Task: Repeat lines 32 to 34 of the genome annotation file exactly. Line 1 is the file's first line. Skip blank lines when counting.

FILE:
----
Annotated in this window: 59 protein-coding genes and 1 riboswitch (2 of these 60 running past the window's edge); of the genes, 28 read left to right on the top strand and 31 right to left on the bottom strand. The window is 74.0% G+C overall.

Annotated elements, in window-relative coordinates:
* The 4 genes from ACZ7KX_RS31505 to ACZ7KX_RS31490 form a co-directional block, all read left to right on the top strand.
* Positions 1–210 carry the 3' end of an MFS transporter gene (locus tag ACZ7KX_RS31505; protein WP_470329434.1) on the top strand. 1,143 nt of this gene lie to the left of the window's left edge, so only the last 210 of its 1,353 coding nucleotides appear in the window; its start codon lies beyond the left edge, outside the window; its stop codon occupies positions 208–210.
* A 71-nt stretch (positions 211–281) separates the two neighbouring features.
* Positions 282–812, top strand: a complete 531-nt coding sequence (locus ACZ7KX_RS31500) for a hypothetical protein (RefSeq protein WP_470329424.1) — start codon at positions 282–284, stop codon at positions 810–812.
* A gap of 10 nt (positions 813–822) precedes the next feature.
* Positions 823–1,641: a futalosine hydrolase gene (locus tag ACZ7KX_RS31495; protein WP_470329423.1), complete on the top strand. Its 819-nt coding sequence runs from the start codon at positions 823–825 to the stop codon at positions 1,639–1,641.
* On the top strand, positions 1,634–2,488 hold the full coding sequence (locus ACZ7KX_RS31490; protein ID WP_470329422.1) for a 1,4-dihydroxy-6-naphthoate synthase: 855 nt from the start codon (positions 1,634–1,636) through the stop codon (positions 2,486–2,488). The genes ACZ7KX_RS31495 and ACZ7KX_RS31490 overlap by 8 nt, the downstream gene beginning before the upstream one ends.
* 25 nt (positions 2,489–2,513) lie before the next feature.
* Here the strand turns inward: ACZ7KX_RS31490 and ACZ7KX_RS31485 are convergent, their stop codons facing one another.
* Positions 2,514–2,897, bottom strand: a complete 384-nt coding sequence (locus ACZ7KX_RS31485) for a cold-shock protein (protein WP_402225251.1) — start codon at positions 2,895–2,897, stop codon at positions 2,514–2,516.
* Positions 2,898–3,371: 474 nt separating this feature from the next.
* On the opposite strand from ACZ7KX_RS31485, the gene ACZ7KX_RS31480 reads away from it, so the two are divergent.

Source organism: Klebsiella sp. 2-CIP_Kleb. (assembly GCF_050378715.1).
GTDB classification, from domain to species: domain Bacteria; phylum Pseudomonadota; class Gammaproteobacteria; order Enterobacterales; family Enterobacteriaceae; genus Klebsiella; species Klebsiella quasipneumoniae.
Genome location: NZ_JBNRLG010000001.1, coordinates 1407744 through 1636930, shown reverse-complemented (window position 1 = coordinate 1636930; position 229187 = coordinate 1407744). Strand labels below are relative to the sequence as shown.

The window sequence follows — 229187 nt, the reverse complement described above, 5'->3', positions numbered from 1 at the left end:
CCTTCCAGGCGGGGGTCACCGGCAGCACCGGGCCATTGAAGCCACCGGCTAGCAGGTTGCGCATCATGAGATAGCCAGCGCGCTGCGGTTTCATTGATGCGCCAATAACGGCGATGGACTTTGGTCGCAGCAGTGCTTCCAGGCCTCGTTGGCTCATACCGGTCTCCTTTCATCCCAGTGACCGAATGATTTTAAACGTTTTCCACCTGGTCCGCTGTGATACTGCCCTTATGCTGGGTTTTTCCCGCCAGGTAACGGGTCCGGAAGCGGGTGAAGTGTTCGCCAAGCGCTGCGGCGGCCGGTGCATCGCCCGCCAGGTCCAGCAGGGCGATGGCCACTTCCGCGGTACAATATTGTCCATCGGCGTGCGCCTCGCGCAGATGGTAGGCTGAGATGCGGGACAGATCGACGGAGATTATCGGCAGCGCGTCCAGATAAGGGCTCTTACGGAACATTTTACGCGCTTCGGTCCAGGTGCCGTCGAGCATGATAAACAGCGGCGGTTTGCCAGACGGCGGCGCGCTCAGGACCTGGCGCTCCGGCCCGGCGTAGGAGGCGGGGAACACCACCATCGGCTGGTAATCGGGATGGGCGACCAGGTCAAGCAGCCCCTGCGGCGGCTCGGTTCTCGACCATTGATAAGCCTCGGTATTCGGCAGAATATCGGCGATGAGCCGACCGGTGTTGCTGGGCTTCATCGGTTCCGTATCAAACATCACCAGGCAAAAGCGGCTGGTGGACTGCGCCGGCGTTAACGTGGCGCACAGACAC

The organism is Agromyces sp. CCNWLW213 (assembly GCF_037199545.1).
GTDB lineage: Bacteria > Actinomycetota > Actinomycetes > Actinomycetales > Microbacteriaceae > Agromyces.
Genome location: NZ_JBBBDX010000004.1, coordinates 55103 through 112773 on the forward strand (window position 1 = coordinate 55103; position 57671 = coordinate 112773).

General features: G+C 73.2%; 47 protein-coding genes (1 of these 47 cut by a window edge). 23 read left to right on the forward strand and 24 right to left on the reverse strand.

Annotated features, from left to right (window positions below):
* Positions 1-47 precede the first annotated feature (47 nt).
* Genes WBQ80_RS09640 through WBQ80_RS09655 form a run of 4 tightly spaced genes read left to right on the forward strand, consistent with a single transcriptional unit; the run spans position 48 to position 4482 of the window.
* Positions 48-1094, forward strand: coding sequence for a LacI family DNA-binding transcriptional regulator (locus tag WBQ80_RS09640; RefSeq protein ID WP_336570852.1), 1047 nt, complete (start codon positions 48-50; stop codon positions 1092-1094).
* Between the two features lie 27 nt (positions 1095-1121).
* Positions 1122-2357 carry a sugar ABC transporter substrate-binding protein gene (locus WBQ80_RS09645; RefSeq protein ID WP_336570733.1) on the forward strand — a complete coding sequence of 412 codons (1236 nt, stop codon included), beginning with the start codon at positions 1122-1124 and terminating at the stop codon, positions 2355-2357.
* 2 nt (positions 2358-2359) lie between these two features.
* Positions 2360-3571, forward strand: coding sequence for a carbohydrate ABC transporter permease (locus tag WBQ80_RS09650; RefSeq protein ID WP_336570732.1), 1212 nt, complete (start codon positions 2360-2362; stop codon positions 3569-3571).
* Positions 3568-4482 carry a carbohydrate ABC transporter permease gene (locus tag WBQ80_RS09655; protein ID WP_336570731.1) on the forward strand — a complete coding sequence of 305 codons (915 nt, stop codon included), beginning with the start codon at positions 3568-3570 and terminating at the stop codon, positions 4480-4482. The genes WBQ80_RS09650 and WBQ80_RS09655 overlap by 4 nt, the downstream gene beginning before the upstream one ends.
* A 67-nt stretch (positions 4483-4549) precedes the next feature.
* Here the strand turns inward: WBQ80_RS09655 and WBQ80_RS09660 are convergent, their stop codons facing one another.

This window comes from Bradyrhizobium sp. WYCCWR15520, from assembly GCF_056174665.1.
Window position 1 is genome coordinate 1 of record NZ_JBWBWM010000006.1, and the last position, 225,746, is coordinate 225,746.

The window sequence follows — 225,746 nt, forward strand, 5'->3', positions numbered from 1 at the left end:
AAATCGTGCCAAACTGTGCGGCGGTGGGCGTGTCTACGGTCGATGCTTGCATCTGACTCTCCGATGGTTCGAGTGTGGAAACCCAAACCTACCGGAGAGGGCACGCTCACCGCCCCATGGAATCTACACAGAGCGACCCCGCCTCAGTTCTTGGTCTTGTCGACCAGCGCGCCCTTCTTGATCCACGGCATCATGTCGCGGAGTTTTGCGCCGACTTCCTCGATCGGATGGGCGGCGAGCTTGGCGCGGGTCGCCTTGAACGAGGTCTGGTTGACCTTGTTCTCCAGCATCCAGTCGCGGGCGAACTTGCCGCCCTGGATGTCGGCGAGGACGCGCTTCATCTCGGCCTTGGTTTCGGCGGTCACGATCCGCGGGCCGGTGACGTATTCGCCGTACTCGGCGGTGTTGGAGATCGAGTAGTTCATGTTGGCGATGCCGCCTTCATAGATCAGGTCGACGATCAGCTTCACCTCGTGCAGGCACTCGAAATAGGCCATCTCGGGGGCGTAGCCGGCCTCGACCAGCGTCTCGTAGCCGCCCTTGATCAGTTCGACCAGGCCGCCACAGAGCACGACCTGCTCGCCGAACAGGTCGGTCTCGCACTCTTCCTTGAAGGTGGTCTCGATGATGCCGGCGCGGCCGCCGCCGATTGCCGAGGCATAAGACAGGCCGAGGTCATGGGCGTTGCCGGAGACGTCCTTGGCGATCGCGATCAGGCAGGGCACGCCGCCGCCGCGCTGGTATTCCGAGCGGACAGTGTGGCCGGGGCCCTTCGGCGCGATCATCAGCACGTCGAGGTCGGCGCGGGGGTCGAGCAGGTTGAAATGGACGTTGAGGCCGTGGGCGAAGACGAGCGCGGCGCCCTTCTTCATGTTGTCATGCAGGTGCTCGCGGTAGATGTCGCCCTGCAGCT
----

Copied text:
* Positions 3568-4482 carry a carbohydrate ABC transporter permease gene (locus tag WBQ80_RS09655; protein ID WP_336570731.1) on the forward strand — a complete coding sequence of 305 codons (915 nt, stop codon included), beginning with the start codon at positions 3568-3570 and terminating at the stop codon, positions 4480-4482. The genes WBQ80_RS09650 and WBQ80_RS09655 overlap by 4 nt, the downstream gene beginning before the upstream one ends.
* A 67-nt stretch (positions 4483-4549) precedes the next feature.
* Here the strand turns inward: WBQ80_RS09655 and WBQ80_RS09660 are convergent, their stop codons facing one another.